Amid the grief of losing a loved one, families are dealt additional burdens when the person did not leave behind a will or estate plan.

Without one, it can open the door to family disputes or significant court costs to settle an estate. But only a little more than half of Americans over 55 have a will, according to a 2019 survey by Merrill Lynch.

Collette Davis, an estate planning and probate attorney in Charlotte, North Carolina, tells her clients it’s critical to put their wishes in writing so that health care and financial decisions are handled responsibly at the end of their life.

“This is the best thing they could do to help their family and eliminate any kind of discord down the road,” she said.

It can help with the most routine aspects of settling someone’s affairs or provide additional protection for more rare occurrences.


Davis laid out three key steps to take when estate planning, though others may be necessary for someone’s specific financial, health or family situation. She recommends that everyone:

Create a living trust

A living trust lays out plans for someone while they are still alive and after death, including instructions for medical care and how to divide up all assets, including property, businesses and investments.

Write a will

While most of the directives should be covered in the living trust, Davis said, writing a will can serve as a back-up document to lay out how property and other assets should be divided.

But what about handwritten wills?

Davis said wills that are entirely in someone’s own handwriting — not anyone else’s — that are signed and dated can be valid. However, it can be disputed in court if there are questions about its authenticity.

And, Davis said, people who hand write their wills risk leaving out or forgetting heirs or assets they want to identify if it’s not checked over by a professional.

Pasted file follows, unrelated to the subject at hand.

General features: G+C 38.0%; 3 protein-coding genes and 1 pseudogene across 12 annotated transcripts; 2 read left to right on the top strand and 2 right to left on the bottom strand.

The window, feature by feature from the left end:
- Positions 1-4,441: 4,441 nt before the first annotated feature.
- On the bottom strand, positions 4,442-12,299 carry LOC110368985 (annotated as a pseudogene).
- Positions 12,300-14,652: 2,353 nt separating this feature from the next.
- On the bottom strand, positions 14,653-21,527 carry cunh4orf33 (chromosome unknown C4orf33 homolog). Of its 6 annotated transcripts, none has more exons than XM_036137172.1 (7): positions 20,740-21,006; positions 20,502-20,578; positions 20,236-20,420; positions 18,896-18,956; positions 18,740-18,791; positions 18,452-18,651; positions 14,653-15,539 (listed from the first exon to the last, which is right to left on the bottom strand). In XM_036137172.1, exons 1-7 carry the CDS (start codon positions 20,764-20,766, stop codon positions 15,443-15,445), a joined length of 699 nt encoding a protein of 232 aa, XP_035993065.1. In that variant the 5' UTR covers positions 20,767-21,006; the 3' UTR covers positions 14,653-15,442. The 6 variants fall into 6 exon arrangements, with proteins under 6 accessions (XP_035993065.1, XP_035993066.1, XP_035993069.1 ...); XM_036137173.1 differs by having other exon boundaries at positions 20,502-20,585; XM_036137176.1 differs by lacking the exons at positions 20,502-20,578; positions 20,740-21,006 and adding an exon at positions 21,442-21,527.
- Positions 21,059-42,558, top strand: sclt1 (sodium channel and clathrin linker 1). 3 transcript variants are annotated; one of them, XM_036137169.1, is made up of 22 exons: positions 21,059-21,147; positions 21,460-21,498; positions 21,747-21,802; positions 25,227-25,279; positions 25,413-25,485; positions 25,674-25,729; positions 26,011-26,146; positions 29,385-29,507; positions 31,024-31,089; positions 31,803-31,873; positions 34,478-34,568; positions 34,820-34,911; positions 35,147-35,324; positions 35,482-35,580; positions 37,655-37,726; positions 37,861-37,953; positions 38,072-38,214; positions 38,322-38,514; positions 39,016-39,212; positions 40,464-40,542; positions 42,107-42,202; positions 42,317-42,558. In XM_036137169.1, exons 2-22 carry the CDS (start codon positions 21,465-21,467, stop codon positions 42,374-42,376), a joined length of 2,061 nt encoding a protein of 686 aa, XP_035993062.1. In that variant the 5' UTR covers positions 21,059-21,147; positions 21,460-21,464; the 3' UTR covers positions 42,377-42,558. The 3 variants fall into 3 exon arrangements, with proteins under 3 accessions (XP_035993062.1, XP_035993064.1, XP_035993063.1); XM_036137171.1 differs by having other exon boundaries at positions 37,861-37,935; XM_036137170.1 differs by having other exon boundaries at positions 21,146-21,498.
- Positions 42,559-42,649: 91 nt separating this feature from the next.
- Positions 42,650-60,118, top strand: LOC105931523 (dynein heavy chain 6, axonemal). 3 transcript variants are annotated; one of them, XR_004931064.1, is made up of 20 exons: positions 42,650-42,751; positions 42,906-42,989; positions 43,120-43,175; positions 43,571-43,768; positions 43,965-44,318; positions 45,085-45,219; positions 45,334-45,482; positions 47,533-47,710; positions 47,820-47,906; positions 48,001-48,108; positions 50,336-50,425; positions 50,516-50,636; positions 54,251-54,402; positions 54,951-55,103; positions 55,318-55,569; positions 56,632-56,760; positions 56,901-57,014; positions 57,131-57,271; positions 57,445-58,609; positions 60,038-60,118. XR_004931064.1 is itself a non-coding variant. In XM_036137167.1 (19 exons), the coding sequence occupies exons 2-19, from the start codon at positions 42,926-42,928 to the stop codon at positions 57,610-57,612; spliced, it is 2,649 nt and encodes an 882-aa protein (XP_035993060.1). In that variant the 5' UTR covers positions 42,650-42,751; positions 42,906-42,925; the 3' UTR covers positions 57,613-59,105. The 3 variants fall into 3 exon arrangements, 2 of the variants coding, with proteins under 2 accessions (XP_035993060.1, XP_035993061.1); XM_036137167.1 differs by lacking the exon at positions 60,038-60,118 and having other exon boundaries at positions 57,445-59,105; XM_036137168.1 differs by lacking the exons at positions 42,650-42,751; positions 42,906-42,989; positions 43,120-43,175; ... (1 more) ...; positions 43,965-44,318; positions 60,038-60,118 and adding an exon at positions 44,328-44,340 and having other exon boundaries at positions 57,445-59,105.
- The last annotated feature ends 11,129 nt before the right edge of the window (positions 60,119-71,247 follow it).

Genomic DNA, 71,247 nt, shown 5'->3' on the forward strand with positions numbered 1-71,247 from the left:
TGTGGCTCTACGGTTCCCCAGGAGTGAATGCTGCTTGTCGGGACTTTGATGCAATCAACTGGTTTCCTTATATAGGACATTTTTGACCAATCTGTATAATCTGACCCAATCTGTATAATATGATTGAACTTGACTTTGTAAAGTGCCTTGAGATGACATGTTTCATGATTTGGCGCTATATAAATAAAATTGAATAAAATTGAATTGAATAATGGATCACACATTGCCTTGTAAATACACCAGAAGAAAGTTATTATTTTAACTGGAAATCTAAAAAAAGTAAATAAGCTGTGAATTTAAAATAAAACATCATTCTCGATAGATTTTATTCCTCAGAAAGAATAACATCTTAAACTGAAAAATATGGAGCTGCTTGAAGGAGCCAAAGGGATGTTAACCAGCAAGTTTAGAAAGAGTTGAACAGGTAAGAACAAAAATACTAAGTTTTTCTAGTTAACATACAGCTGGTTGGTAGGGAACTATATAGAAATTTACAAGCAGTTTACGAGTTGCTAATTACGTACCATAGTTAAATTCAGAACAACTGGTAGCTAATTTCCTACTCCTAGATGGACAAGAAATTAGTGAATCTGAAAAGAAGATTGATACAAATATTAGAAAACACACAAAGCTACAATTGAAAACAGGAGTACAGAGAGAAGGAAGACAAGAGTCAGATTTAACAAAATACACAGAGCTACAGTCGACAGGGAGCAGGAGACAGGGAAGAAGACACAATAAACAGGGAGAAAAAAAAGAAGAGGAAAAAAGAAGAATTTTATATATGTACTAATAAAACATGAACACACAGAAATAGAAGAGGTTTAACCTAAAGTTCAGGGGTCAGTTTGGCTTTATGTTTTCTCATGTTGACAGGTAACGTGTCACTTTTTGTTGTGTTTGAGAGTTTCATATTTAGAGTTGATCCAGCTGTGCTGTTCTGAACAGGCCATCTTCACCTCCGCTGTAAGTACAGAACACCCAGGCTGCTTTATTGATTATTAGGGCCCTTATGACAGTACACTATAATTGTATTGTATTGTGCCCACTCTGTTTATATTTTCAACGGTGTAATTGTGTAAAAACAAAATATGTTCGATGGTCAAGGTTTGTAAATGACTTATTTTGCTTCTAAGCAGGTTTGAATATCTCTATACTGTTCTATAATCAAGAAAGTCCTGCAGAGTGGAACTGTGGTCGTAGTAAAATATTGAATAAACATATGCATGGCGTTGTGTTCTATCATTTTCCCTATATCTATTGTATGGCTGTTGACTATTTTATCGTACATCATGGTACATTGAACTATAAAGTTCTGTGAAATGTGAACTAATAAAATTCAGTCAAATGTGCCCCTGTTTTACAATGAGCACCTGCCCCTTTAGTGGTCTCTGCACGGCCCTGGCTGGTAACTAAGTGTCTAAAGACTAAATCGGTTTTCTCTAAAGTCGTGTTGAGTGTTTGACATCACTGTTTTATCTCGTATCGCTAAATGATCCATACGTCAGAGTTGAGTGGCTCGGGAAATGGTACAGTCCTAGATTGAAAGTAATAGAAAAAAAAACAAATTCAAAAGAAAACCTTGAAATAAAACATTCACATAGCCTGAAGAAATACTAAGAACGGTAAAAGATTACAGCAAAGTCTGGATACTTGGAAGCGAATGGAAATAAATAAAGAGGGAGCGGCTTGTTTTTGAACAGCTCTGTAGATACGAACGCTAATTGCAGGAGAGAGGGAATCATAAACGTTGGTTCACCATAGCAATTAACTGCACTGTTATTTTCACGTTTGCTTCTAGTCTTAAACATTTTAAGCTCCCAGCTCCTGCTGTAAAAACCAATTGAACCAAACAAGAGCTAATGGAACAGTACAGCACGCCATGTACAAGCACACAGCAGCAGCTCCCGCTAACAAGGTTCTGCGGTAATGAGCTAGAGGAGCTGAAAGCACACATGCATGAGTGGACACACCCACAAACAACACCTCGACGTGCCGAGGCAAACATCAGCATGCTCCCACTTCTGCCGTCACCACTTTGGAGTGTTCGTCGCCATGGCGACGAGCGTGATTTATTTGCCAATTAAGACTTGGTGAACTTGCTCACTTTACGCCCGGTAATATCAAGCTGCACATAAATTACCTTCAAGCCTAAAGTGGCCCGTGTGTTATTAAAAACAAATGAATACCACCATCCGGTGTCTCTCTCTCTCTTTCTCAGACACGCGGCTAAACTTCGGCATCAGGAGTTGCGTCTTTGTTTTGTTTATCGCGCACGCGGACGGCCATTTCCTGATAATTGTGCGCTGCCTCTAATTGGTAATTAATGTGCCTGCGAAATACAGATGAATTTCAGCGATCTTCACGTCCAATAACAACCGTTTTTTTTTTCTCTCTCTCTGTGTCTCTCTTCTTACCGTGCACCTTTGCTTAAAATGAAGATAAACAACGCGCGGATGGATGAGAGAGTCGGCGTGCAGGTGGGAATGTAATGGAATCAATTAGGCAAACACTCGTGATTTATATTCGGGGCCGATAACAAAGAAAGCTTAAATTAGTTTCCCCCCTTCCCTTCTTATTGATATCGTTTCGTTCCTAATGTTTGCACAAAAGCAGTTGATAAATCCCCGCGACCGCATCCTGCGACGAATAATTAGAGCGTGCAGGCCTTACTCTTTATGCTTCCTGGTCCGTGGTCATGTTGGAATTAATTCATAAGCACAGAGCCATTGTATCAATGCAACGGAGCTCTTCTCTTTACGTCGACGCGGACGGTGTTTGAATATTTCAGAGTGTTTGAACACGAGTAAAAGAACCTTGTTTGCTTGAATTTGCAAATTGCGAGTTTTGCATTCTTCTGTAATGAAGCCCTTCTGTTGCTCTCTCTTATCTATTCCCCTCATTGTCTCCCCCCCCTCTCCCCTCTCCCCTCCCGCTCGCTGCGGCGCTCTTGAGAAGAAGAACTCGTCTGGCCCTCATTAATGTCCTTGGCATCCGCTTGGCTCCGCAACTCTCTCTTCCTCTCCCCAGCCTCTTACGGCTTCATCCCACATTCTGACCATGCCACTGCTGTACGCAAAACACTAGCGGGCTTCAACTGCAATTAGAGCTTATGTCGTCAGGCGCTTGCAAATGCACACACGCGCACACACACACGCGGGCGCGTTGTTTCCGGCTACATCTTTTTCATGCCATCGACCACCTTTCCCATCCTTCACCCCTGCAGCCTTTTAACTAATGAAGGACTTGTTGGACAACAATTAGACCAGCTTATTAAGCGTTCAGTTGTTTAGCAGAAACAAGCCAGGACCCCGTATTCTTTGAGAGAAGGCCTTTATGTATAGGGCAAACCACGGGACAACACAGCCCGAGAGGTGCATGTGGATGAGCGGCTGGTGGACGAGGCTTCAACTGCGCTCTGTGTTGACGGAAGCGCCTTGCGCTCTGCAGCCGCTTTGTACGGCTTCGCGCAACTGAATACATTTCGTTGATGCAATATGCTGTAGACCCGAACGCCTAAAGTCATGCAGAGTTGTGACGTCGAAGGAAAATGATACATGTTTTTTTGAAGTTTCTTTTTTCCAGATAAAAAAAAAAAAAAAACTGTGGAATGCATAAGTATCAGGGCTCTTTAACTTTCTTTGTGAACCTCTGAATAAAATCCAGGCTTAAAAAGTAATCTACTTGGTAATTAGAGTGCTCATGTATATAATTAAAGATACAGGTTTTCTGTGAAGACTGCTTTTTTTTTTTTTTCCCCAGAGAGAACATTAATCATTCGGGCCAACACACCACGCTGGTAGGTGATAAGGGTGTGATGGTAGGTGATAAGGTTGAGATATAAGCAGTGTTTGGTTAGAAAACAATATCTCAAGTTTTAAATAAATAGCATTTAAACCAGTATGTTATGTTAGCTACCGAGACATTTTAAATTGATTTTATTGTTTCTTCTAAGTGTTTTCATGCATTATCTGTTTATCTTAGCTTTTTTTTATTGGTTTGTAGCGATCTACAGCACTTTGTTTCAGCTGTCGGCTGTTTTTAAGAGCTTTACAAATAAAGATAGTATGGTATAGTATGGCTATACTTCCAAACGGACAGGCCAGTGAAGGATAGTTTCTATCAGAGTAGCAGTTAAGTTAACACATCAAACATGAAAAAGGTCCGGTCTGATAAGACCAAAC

Designate health care and financial powers of attorney

This person or people will make decisions about your medical decisions and finances if you are incapacitated.


More decisions to consider

The AARP offers a checklist outlining other decisions to make, including establishing guardians for minor children and confirming beneficiaries on insurance policies and retirement plans.

Without a plan, families risk losing hard-earned wealth, said Alesha Brown, a Charlotte attorney whose nonprofit For the Struggle provides legal assistance for older residents in the city’s historically Black neighborhoods.

This is important for family property, she said, especially in rapidly gentrifying areas where families can be taken advantage of without estate plans in place.

Many want to know: “How do we protect mom and dad’s property?” Brown said. “We see a lot of folks who are selling their property for a ridiculously low amount because they’re getting cash offers, not even realizing their home is worth sometimes two to three times more.”

For more information about end-of-life planning resources, visit or

Staff writer Devna Bose contributed to this report.